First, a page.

It turns out, by going to the Versatile Blogger web site, that when one receives the award, one then has to give it away. Laine had received it from MJ Monaghan and was honor bound to re-award the award, carrying it’s influence into ever widening circles.

With award night being Valentine’s Day and so much happening all at once, my attentions were spread thin.  I am just now thanking Laine for the sweet honor of the beautiful spring green, Versatile Blogger Award. I can’t wait to see it on the right hand side of Sunbonnet Smart and I can’t wait until all of BlogHer starts kissing up to me, hoping, praying, that I will choose each of them for my round of Versatile Blogger Award bestowal.

So, get the comments started ladies and Souschef. Wine me. Dine me. Dazzle me and frazzle me with all of your ingratiating appeals. Ring my royal ear and fairy dust my Sparkles. I can’t wait to see you grovel.

BTW, ElaineR.N., don’t worry! You’re in!

And! If you want to make your own badges to inspire, motivate and control your friends, go to this really cool web site that seems to have all the information one needs to set up your own badges!

Alright! Now we don’t HAVE to be nice to people to win one of their badges. We can make our own!

Oh wait…I shouldn’t have included that link….

Too late now….

NaBloPoMo February 2012



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Feb 14 2012

Happy Valentine’s Day

Valentine’s Day is filled with love, but that love isn’t all between lovers. At this time of year, love overflows for all types of people. Maybe the cold of winter makes the warmth of friendship more enticing: we pull each other close like old sweaters, tried and true. For my Sunbonnet Smart followers, many of you know I also blog at BlogHer. Having interacted with bloggers who have become good friends, I have issued forth the following…

Valentine Ode to my BlogHer Followers

Vir-gin-i-a, you were the first,
You taught me what a “friend” was.
Then Julie came and said, “Hello.”
And Darcie’s turn, it next was.

Lainey skated into my heart,
I met “IsThisTheMiddle,”
While Allison’s blue shirt I saw,
and Hypo’s advice I fiddled.

Isabel gave me lofty thoughts,
Next, “LetThemEatGreat,” said, “Hi!”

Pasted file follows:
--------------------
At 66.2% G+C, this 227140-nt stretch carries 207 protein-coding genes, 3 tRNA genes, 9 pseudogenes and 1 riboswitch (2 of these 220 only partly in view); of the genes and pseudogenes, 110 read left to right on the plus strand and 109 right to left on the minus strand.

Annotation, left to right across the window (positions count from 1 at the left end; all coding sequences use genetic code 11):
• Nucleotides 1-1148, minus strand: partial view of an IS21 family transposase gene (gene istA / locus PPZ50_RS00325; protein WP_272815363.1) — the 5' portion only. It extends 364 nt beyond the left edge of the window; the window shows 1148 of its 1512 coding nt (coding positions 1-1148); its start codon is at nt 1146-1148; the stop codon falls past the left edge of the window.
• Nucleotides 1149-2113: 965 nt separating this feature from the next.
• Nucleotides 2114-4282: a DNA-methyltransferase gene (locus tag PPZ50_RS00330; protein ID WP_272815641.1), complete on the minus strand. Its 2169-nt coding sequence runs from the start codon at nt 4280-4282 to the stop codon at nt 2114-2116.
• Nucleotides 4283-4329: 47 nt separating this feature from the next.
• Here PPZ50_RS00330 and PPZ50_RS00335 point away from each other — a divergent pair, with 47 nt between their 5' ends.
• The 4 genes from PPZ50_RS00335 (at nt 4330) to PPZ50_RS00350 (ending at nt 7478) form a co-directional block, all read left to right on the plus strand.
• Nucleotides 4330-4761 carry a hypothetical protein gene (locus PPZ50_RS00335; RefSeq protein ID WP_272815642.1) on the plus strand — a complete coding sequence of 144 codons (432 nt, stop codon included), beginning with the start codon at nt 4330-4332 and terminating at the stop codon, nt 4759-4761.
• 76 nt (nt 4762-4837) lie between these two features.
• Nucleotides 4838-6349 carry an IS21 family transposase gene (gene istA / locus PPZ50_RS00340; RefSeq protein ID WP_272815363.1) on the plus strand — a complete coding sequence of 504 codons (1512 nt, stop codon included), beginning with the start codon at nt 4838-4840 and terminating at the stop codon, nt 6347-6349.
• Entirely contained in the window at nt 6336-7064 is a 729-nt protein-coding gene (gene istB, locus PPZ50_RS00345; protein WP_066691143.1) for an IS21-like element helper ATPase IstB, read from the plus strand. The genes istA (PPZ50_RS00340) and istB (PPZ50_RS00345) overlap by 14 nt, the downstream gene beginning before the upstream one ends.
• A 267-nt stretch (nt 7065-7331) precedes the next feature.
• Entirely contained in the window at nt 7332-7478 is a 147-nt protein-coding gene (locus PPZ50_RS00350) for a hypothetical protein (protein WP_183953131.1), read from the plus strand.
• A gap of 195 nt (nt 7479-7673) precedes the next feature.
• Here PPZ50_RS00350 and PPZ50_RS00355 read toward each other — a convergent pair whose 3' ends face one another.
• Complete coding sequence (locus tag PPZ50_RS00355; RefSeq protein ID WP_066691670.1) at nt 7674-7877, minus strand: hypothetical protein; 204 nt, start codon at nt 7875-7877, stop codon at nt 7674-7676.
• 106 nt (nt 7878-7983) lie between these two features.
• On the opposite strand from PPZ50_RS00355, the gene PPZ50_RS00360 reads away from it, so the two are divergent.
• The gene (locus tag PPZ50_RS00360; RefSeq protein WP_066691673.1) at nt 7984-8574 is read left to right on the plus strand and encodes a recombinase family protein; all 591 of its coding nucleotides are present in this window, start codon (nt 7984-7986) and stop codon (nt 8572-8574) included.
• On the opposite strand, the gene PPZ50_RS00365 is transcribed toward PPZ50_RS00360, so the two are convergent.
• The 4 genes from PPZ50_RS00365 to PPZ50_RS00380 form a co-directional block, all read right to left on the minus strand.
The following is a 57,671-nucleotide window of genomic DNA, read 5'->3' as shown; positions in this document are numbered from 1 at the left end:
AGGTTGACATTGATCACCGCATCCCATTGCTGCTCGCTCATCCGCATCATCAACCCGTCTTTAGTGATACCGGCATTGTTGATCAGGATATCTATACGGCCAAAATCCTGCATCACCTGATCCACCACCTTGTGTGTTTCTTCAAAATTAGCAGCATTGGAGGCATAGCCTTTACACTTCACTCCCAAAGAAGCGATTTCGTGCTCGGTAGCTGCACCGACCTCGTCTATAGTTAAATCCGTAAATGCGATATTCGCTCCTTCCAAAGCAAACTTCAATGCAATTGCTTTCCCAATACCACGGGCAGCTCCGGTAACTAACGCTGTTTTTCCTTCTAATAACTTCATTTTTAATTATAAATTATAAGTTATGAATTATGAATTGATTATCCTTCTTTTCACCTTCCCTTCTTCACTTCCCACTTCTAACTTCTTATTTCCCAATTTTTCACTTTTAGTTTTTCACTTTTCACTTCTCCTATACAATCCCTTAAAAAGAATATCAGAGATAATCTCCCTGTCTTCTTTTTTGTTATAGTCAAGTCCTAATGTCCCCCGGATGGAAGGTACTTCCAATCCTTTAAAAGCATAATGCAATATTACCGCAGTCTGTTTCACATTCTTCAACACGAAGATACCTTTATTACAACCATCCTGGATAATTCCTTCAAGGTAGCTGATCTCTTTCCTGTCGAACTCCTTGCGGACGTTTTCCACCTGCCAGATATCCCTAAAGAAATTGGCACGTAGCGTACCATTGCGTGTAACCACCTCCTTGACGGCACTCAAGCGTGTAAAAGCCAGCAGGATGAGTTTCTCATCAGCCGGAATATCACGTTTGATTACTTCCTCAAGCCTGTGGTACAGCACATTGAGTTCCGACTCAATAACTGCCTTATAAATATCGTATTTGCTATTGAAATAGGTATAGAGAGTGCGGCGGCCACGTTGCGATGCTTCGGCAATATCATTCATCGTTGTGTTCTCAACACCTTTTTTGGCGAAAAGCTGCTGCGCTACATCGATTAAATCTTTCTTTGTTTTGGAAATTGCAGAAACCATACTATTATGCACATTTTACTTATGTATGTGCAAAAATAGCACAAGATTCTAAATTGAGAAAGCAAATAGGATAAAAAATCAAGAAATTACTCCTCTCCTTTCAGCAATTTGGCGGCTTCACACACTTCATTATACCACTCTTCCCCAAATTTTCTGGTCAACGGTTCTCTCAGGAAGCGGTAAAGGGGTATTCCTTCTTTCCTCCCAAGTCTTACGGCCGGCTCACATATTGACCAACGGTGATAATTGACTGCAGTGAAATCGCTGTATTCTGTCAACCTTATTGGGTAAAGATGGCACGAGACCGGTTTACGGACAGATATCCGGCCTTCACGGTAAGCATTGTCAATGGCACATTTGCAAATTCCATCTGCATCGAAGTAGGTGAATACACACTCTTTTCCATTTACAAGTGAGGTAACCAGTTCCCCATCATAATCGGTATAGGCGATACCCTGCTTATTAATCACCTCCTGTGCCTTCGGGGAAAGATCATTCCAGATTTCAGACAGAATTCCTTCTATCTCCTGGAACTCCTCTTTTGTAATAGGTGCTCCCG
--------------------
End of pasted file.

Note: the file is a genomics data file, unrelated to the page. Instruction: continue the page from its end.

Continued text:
CookingwithKary came out to play
then Elaine the Nurse, “high five!”

Jane added media class
While Suzie patrolled our BlogHer
And Nancy Wurtzel ruined me for life
with Michelle Bachmann’s corn dogher.

Gina, GILRED, always so sweet,
but watch out for Mood Swings aplenty.
Sabrina’s purple made me smile,
next I met Talking Thirty.

Chivalry Rocks won’t show his face,
With us, can’t say I blame him.
And Thousand Points of Sauce,
is the latest to get her Flame on.

So, there you have the followers of
a baby blue Sunbonnet
and here’s a Valentine for you,
with a little Sunbonnet on it.

Much Love,

Fondly, Robin

NaBloPoMo February 2012



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Jan 29 2012

Depending upon the viewpoint of the recipient, a surprise
party can be a delight or a floodgate of suffocating attention.

Do you like surprise birthday parties? It does put the special person on the spot. I’m not sure that I like them thrown for me, but what fun it is to plan good times for someone else and have everyone in on the secret. I suppose the ends justify the means as only a group of people with the best of intentions would go to all of the trouble of creating such a festive get together.

Just look at the fun a group giving a surprise birthday party can have. Here is an early 1931 cartoon of Mickey and Minnie Mouse with all of their friends springing a surprise birthday party for Mickey and what a party it is. If you grew up in the 1950s like I did watching cartoons on Saturday morning, then you will recognize some of these early Disney characters from when these cartoons, originally played as previews for movies in movie theaters, were shown on TV. Share some old time memories by clicking on the play button below:

Mickey and Minnie thrilled Depression Era children at movie theaters.